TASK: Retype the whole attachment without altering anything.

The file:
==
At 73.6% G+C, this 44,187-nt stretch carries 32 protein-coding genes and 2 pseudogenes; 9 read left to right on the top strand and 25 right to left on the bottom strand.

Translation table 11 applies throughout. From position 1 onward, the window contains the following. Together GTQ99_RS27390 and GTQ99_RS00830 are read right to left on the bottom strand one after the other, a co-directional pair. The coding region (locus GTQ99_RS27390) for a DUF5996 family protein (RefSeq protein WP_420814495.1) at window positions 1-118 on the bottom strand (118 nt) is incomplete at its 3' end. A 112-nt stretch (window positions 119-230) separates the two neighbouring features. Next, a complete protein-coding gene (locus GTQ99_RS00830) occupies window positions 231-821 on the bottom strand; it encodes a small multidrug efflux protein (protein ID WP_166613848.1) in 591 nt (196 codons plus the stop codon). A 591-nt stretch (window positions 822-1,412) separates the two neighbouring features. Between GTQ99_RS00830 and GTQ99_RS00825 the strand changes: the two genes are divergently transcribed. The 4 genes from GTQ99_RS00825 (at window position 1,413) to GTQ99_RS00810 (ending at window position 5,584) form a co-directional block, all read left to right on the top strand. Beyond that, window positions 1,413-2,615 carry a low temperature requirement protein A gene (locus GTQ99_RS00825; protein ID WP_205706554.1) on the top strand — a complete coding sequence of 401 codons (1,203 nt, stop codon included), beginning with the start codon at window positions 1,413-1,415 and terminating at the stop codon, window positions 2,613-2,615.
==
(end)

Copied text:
At 73.6% G+C, this 44,187-nt stretch carries 32 protein-coding genes and 2 pseudogenes; 9 read left to right on the top strand and 25 right to left on the bottom strand.

Translation table 11 applies throughout. From position 1 onward, the window contains the following. Together GTQ99_RS27390 and GTQ99_RS00830 are read right to left on the bottom strand one after the other, a co-directional pair. The coding region (locus GTQ99_RS27390) for a DUF5996 family protein (RefSeq protein WP_420814495.1) at window positions 1-118 on the bottom strand (118 nt) is incomplete at its 3' end. A 112-nt stretch (window positions 119-230) separates the two neighbouring features. Next, a complete protein-coding gene (locus GTQ99_RS00830) occupies window positions 231-821 on the bottom strand; it encodes a small multidrug efflux protein (protein ID WP_166613848.1) in 591 nt (196 codons plus the stop codon). A 591-nt stretch (window positions 822-1,412) separates the two neighbouring features. Between GTQ99_RS00830 and GTQ99_RS00825 the strand changes: the two genes are divergently transcribed. The 4 genes from GTQ99_RS00825 (at window position 1,413) to GTQ99_RS00810 (ending at window position 5,584) form a co-directional block, all read left to right on the top strand. Beyond that, window positions 1,413-2,615 carry a low temperature requirement protein A gene (locus GTQ99_RS00825; protein ID WP_205706554.1) on the top strand — a complete coding sequence of 401 codons (1,203 nt, stop codon included), beginning with the start codon at window positions 1,413-1,415 and terminating at the stop codon, window positions 2,613-2,615.